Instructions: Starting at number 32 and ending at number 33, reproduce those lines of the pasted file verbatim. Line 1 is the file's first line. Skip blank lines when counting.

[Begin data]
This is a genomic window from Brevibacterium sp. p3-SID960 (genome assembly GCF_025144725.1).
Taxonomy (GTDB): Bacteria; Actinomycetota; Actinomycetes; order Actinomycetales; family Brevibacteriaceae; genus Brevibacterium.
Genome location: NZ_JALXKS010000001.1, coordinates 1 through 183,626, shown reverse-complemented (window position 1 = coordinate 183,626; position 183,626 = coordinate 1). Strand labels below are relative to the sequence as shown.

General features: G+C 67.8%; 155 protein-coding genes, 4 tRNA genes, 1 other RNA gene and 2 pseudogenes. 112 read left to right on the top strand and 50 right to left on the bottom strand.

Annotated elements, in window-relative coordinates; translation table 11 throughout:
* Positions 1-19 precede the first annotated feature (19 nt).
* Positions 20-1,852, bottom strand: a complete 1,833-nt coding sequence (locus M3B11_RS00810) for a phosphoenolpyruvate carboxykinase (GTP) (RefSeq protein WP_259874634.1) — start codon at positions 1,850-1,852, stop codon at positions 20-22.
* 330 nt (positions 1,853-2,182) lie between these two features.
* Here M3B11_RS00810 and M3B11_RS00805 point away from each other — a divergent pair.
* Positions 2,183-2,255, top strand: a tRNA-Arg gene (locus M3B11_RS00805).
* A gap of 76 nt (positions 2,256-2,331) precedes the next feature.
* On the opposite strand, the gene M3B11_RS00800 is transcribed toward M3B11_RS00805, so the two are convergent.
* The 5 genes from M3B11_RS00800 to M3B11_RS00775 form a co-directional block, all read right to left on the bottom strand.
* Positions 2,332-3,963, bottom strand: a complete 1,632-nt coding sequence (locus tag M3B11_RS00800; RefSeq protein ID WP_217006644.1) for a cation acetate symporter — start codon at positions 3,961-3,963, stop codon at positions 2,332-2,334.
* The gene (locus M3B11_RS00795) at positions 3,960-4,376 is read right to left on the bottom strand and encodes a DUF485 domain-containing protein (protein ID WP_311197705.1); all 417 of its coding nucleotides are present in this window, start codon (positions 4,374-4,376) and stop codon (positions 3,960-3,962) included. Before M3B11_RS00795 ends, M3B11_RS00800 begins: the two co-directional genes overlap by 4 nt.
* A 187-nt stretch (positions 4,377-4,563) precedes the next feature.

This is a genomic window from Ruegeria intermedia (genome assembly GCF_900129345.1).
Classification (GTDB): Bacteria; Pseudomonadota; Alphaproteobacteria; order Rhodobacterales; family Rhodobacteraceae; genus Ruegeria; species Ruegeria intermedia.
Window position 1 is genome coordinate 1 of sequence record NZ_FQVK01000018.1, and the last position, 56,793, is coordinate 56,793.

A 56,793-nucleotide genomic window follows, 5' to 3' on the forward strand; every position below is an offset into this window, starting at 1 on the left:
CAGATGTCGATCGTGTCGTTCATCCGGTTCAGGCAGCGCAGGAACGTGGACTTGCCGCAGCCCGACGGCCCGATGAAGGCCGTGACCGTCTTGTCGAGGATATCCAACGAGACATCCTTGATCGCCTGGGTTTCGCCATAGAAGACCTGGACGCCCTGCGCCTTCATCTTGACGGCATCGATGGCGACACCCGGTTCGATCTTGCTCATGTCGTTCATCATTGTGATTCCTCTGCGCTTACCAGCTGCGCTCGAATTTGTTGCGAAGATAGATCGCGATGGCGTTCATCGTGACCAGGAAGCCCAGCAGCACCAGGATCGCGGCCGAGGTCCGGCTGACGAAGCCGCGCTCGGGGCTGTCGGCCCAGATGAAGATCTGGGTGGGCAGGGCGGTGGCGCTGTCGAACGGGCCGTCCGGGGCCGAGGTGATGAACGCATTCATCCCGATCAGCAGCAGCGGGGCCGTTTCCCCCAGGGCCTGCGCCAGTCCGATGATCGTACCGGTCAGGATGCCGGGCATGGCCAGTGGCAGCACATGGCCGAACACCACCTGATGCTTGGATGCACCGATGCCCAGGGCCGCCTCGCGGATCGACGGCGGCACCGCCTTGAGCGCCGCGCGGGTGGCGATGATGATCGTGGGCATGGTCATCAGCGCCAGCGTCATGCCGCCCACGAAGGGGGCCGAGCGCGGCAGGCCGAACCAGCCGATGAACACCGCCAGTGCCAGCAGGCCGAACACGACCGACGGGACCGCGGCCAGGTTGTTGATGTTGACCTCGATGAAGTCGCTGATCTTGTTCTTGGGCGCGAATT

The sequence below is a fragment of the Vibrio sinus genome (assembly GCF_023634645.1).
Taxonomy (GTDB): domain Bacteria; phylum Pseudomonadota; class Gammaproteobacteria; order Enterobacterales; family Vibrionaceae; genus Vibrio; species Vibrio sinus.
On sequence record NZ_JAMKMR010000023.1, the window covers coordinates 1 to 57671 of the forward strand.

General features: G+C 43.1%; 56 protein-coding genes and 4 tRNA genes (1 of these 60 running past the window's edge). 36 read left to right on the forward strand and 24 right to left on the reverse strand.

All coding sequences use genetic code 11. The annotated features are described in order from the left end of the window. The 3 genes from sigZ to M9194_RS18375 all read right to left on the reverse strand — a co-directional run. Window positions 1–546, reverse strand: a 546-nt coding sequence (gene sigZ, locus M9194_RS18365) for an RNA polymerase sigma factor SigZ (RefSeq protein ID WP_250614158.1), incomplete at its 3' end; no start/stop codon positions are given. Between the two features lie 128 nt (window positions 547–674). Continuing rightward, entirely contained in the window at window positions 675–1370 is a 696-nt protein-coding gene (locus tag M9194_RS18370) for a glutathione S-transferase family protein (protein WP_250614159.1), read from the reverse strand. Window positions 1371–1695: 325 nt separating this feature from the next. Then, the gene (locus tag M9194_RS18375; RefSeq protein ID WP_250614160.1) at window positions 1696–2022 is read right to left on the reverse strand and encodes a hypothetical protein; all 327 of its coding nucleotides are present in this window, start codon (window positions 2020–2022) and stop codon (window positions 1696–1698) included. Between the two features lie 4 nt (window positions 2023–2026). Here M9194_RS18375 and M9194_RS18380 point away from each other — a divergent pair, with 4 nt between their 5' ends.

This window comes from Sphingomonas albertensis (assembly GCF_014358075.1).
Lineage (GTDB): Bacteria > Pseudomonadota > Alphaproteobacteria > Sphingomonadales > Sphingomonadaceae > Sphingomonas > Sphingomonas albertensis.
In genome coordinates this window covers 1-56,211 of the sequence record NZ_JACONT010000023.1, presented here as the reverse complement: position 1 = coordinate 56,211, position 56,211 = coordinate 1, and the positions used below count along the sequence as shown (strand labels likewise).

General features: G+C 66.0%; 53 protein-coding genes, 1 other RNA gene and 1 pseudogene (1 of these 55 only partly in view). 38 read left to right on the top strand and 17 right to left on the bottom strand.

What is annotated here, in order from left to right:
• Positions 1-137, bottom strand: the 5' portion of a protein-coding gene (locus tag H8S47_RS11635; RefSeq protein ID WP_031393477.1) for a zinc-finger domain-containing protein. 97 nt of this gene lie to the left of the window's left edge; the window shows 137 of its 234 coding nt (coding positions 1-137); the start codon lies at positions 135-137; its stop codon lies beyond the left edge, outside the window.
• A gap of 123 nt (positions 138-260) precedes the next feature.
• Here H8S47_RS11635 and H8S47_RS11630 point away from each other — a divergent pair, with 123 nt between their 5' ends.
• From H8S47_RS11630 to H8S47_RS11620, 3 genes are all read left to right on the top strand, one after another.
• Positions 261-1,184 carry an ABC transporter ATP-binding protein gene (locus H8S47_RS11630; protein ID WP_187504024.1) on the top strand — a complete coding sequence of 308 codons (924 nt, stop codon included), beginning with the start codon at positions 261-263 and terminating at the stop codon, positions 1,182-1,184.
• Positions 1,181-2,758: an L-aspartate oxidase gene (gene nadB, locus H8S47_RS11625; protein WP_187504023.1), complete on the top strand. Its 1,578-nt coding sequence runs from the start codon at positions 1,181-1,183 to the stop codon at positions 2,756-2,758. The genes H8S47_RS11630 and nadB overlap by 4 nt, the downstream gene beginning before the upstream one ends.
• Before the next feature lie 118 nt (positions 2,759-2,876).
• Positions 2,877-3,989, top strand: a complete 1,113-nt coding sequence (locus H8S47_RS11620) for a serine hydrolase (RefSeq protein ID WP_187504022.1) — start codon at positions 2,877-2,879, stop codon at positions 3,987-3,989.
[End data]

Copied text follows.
• Positions 1-137, bottom strand: the 5' portion of a protein-coding gene (locus tag H8S47_RS11635; RefSeq protein ID WP_031393477.1) for a zinc-finger domain-containing protein. 97 nt of this gene lie to the left of the window's left edge; the window shows 137 of its 234 coding nt (coding positions 1-137); the start codon lies at positions 135-137; its stop codon lies beyond the left edge, outside the window.
• A gap of 123 nt (positions 138-260) precedes the next feature.